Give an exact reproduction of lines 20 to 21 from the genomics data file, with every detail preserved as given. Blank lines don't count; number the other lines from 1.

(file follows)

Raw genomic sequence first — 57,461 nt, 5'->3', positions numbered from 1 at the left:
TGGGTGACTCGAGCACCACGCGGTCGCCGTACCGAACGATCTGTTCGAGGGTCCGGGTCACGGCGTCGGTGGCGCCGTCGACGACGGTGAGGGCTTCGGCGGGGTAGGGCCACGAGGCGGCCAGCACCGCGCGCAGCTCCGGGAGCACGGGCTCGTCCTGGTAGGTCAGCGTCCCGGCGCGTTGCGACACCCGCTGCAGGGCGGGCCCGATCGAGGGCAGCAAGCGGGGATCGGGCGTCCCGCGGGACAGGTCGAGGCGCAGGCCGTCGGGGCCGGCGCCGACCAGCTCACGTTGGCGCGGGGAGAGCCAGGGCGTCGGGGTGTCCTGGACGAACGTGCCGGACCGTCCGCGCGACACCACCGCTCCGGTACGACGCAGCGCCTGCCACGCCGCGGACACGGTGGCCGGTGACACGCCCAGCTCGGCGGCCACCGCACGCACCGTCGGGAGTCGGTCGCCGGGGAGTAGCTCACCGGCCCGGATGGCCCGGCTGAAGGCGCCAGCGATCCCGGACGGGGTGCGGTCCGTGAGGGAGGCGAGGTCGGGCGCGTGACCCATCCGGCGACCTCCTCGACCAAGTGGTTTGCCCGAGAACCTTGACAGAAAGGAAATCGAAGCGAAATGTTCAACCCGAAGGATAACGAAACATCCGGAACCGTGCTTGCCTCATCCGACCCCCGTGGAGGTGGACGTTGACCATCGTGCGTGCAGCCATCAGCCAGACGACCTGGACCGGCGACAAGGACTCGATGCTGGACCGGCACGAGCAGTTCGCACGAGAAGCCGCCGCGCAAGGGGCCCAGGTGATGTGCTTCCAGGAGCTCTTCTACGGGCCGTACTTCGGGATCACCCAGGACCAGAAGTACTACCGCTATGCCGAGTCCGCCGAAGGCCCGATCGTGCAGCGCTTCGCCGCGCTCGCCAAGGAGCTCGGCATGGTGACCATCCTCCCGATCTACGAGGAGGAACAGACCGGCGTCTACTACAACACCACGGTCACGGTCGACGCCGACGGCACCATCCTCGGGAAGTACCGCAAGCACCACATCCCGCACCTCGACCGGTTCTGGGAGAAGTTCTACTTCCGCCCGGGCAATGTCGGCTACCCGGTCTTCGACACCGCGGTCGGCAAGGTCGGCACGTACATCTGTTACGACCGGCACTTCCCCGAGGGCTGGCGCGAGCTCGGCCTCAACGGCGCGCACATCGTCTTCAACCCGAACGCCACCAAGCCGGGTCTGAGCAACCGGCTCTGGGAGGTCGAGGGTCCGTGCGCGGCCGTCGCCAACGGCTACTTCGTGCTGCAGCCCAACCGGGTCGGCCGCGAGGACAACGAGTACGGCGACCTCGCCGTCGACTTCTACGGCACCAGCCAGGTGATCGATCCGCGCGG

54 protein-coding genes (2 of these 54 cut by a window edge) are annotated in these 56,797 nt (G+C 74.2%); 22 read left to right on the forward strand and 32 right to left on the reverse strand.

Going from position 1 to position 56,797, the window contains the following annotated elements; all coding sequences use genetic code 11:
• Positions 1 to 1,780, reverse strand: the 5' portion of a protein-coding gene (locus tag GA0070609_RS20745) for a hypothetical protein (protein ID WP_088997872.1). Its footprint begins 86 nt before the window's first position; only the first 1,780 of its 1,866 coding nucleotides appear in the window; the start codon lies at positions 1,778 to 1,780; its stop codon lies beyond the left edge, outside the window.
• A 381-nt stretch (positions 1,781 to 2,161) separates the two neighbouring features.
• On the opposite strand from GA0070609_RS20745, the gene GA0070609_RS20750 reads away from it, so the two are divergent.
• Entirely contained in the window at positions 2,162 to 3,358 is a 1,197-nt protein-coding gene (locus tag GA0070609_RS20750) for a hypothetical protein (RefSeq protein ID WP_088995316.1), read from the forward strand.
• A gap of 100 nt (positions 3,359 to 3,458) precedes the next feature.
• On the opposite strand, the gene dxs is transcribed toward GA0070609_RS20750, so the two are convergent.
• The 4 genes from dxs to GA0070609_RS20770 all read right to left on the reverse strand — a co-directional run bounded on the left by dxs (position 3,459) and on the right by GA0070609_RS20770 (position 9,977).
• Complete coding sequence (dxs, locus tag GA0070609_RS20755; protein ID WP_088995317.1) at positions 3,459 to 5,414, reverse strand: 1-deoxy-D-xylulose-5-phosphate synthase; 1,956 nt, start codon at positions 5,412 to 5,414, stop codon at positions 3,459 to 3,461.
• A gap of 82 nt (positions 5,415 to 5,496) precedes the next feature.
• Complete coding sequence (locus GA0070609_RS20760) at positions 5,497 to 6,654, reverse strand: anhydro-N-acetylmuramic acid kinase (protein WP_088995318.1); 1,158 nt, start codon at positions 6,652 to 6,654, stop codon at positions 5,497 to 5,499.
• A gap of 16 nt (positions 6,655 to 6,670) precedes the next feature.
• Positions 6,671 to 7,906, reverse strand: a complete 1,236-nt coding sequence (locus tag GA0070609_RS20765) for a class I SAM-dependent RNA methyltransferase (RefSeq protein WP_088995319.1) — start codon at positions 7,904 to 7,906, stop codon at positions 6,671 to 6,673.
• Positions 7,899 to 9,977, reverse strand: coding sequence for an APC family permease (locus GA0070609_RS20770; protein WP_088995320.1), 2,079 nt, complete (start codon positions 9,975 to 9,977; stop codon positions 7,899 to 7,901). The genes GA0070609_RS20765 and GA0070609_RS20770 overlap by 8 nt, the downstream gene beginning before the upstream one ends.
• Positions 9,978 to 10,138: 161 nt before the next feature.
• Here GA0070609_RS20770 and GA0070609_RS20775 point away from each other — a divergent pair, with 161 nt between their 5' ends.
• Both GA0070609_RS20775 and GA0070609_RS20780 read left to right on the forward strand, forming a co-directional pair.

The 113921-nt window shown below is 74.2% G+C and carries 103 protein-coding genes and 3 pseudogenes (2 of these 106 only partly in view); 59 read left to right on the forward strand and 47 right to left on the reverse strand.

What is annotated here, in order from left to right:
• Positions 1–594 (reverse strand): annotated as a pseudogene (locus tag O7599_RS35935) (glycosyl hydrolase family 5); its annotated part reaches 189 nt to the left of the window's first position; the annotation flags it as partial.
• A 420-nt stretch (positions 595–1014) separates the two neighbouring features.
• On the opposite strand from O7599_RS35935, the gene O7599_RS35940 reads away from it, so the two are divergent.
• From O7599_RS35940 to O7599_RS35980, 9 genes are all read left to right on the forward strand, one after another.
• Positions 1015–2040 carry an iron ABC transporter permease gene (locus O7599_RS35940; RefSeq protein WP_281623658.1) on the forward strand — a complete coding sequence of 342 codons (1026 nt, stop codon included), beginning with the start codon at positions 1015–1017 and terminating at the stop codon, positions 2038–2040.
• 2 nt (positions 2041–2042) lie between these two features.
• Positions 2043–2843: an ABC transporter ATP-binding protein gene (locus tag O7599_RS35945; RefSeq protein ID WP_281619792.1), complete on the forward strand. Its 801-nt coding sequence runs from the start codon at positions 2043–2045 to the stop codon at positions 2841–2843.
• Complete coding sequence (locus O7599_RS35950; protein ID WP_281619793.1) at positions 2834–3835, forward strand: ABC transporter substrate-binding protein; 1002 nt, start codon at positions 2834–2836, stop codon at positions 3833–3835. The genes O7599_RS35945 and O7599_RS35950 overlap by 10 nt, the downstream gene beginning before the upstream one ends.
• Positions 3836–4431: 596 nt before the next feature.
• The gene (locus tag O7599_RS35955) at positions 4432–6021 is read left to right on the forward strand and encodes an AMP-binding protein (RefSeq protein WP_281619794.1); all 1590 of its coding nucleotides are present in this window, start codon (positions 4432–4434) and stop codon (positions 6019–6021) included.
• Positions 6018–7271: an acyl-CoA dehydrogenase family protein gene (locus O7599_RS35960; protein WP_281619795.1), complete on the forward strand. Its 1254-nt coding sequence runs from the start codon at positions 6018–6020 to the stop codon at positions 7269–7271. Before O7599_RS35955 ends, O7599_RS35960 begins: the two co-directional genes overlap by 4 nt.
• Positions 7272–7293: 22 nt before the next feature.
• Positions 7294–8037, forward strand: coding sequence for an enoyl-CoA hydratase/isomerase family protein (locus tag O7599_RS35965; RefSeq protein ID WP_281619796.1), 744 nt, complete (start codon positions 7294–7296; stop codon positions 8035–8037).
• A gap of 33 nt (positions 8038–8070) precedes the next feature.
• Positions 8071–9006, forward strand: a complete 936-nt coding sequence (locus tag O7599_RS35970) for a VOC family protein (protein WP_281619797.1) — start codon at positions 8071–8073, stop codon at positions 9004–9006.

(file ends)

• Both GA0070609_RS20775 and GA0070609_RS20780 read left to right on the forward strand, forming a co-directional pair.

The 113921-nt window shown below is 74.2% G+C and carries 103 protein-coding genes and 3 pseudogenes (2 of these 106 only partly in view); 59 read left to right on the forward strand and 47 right to left on the reverse strand.